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Population dynamics is the branch of life sciences that studies the size and age composition of populations as dynamic systems, and the biological and environmental processes that drive them (such as birth and death rates, and immigration and emigration). The example scenarios are the aging of the population, the growth of the population or the decline of the population.
Population dynamics have traditionally been the dominant branch of mathematical biology, which has a history of more than 210 years, although more recently the reach of mathematical biology has greatly expanded. The first principle of population dynamics is widely regarded as the exponential law of Malthus, according to Malthus’s growth model. The initial period was dominated by demographic studies such as the work of Benjamin Gompertz and Pierre François Verhulst at the beginning of the 19th century, who refined and adjusted Malthus’s demographic model.
Over the past 30 years, population dynamics have been supplemented by evolutionary game theory, first developed by John Maynard Smith. Under these dynamics, the concepts of evolutionary biology can take a deterministic mathematical form. The dynamics of the population overlap with another active area of research in mathematical biology: mathematical epidemiology, the study of infectious diseases that affect populations. Several viral dissemination models have been proposed and analyzed, and provide important results that can be applied to health policy decisions.
Growth of the human population: a brief history.
The human population has grown rapidly due to the expansion of agriculture and industrial production and lower mortality rates due to improvements in hygiene and medicine.
In 2006, the population of developed countries grew exponentially to 0.1% per year.
Developing countries grew (15 times faster to 1.5% per year.
There are likely to be between 7.2-10.6 billion people on earth by 2050.
97% of growth in developing countries living in acute poverty.

Fig. U.N. projection of the world population based on women with an average of 2.5 (high), 2.0 (medium) or 1.5 (low) children.

The population increases due to births and immigration and decreases through deaths and emigration.

Instead of using raw numbers, crude birth rates and crude death rates are used (according to the total number of births or deaths per 1,000 people in a population).

Average crude and birth rates for several groupings of countries in 2006.

Limits of population growth:
No population can increase its size indefinitely.
The intrinsic rate of increase (r) is the rate at which a population would grow if it had unlimited resources.
Loading capacity (K): the maximum population of a given species that a particular habitat can sustain indefinitely without degrading the habitat.
Exponential and logistic demographic growth: curves J and curve in S

FIG; Populations grow rapidly with ample resources, but as resources become limited, their growth rate decreases and stabilizes
Population density and population change: effects of overcrowding
Population density: the number of individuals in a population that is in a particular area or volume.
The density of a population can affect how quickly it can grow or decrease.
eg biotic factors such as disease
Some factors of population control are not affected by population density.
eg Abiotic factors such as weather.
Factors that affect birth rates and fertility rates
Importance of children in the workforce.
Cost of raising and educating children
Availability of private and public pensions.
Religious beliefs, traditions and cultural norms.
Educational and employment opportunities
Infant mortality rate
Average age in marriage
Availability of a reliable contraceptive method
Factors that affect mortality rates
Mortality rates have decreased due to:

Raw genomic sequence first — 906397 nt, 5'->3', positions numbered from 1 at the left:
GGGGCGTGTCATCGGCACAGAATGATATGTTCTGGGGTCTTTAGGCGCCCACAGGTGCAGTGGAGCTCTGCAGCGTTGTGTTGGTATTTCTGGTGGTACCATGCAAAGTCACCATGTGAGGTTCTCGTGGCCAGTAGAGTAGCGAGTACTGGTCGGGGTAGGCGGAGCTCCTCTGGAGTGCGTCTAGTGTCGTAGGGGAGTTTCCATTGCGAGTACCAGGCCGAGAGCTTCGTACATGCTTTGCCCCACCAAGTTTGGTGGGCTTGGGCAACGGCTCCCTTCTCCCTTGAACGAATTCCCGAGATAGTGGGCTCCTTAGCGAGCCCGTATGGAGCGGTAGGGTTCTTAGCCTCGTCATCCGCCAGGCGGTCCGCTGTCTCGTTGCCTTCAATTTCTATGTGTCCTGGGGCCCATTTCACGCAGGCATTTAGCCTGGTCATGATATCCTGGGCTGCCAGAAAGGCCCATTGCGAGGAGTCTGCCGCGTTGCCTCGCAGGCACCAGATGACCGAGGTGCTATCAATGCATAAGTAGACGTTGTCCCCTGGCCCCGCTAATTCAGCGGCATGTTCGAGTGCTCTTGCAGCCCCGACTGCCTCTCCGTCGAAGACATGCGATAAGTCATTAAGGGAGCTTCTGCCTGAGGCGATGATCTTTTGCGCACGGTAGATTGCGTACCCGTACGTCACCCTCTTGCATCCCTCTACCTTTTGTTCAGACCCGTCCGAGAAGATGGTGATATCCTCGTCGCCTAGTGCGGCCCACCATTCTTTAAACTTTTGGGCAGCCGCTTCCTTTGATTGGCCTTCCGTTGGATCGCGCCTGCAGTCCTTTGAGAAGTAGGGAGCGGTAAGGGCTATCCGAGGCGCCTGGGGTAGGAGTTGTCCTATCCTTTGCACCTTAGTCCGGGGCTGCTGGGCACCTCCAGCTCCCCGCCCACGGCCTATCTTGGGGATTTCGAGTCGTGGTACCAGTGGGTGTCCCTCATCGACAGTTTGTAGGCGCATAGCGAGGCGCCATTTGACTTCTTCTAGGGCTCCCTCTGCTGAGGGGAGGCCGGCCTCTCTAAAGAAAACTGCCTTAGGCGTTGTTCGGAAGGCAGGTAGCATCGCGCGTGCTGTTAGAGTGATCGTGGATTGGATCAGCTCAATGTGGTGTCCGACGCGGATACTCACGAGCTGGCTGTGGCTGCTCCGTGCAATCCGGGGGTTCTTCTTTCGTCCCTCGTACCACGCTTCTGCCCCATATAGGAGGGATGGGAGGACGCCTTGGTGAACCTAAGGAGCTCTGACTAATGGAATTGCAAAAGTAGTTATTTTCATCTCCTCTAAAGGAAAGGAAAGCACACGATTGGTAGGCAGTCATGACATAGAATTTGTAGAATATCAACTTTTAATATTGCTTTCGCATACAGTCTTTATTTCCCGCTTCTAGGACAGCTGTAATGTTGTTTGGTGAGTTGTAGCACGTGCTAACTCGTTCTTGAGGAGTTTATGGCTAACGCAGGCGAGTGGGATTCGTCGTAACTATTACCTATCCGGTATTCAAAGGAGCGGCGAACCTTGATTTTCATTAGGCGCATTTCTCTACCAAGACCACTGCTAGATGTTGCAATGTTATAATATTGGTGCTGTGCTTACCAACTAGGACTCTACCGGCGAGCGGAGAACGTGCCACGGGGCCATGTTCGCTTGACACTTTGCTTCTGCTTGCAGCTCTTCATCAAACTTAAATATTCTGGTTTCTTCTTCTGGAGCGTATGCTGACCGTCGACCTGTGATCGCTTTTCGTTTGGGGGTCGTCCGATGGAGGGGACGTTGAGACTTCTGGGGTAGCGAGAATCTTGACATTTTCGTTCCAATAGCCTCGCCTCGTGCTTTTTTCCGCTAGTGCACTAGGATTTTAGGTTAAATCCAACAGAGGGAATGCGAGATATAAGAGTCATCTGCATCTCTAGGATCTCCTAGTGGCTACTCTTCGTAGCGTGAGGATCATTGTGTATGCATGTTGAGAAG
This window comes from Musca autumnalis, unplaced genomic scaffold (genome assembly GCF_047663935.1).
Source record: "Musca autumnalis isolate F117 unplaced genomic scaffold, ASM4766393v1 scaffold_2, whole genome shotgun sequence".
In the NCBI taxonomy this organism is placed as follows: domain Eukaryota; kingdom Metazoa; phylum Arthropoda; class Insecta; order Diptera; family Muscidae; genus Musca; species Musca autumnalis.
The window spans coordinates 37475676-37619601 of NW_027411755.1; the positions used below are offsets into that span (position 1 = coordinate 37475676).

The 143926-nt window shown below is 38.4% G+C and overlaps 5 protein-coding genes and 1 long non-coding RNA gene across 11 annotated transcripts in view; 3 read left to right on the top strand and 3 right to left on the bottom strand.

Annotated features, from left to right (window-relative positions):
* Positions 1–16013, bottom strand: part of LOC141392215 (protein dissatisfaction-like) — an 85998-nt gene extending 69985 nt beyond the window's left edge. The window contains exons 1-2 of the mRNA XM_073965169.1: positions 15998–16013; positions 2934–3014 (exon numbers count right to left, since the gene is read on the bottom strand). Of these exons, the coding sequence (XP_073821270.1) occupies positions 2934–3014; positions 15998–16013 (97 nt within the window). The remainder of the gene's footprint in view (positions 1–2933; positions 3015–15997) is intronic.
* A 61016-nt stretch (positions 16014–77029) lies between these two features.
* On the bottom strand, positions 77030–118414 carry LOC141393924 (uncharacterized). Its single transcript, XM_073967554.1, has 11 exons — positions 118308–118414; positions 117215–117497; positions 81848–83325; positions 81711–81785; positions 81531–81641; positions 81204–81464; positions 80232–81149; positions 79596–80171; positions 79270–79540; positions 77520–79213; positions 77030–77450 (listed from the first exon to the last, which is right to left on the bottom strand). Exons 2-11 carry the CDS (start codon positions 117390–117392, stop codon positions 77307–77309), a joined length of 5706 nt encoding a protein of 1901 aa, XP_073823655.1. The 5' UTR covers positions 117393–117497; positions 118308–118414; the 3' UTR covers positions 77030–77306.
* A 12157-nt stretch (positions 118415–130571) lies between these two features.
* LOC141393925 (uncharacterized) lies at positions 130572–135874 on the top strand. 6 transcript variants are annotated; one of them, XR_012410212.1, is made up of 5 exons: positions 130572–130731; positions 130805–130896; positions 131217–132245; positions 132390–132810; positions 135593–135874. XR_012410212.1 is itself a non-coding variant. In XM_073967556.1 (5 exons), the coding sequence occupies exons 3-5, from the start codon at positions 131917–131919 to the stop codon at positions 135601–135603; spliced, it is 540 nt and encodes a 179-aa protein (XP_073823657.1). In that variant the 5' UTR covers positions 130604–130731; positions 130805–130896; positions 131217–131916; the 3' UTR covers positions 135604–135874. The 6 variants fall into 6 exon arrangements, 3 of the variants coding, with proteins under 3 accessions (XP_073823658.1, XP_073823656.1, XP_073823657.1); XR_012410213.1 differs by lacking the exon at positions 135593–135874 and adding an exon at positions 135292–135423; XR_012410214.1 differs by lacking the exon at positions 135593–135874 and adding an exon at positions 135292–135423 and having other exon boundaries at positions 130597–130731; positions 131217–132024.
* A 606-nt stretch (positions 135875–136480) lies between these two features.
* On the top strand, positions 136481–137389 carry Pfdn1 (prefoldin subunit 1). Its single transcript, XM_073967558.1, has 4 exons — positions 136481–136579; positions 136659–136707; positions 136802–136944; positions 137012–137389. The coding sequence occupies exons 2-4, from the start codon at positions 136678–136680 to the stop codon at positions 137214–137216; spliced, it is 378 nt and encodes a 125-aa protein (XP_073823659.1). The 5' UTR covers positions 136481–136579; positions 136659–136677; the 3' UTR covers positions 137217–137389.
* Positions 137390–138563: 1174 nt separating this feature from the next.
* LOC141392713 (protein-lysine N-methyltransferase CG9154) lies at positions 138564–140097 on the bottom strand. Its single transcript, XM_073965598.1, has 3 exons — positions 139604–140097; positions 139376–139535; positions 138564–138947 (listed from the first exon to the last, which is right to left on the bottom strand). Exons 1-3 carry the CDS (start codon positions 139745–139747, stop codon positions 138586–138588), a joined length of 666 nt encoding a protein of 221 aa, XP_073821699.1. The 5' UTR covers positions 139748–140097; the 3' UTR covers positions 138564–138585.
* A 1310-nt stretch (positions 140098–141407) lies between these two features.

Increase in food supplies, better nutrition.
Advances in medicine.
Improved sanitation and personal hygiene.
More secure water supplies.
Urban areas must import most of their food, water, energy, minerals and other resources.
They produce huge amounts of waste that can contaminate air, water and land.
44% of the world’s population lives in urban areas that occupy only 5% of the world’s land and consume 75% of the world’s resources.
Effect of resource abundance on population dynamics
The abundance of resources
Environmental factors such as food, water and space determine how the abundance of the population changes over time. In the presence of unlimited resources, populations grow exponentially. If you plot the number of individuals in a population that grows exponentially over time, you will find a J-shaped curve where the slope becomes steeper. This curve is described by the following equation: N t; = N 0; e rt Where N 0 is the initial number of individuals, N t is the number of individuals in the future, r is the rate of increase, t is the time e it is the base of the natural logarithm (approximately 2.718). The rate of increase (r) is determined by the difference between birth and death rates of the population. In 1999, the US Census Bureau UU He estimated that the rate of increase in population (r) for the world population was 0.0129 (or 1.29 percent) per year. Few natural populations grow at exponential rates for long periods of time because resources typically become limiting when the abundance of the population is very high. Using concepts from the basic biology of the population, biologists have distinguished two strategies for population growth. Some species have characteristics that allow them to grow rapidly when an environment with abundant resources is created (for example, a new clearing in a forest). These species are known as r -selected species and typically breed at an early age and produce many offspring. Other species, called K -selected species, have characteristics that make them suitable for life in environments where there is intense competition for limited resources. These species are often strong competitors, reproduce later in life and produce fewer offspring than the selected r species. The abundance of environmental resources determines the growth rate of the population over time. Effect of variability in environmental conditions on population dynamics A key assumption of logistics The population growth model for environments where resources are limiting is that the environmental conditions are constant. In nature, environmental conditions can vary substantially over time. In such variable environments, the abundance of individuals in a population can also fluctuate over time. Some populations cycle predictably. Populations that fluctuate widely or have low abundance are especially vulnerable to extinction, an event in which the abundance of the population decreases to zero. Extinctions can be local or global. For example, the migratory pigeon, which was once one of the most numerous birds on Earth, became globally extinct in 1914 due to overhunting and habitat loss. Effect of physical and biological factors in the regulation of population dynamics. The abundance of the population is affected by a variety of biological and physical factors. For example, the abundance of a given species (for example, snails) could be controlled by the abundance of organisms that have a negative effect on the species of interest, such as competitors, predators and diseases. Similarly, the abundance of the population could be limited by the abundance of organisms that benefit the species of interest (for example, the algae consumed by the snails). In fact, some organisms require the presence of other species called symbionts with which they live in direct contact. For example, corals use food molecules synthesized by symbiotic zooxanthellae (a type of algae), and zooxanthellae receive nutrients and protection from corals. However, not all populations are regulated by biological factors that involve interactions with other species. Physical factors such as water availability and temperature can control the abundance of the population of some species. What type of factor (biological or physical) has a stronger effect on the dynamics of the population? As one might suspect, the answer depends to a large extent on the population being studied. Some populations are regulated mainly by biological factors, others are controlled by physical factors and most populations are affected by biological and physical factors. Human aspects in natural systems We have used technology to alter much of the rest of nature in ways that threaten the survival of many other species and could reduce the quality of life of our own species. Objectives: to provide universal access to family planning services. Improve health care for infants, children and pregnant women. Promote the development of national population policies. and opportunities of the work. Increase access to education for girls. Increase the participation of men in the responsibility of raising children and family planning. Take measures to eradicate poverty. Reduce and eliminate unsustainable patterns of production and consumption.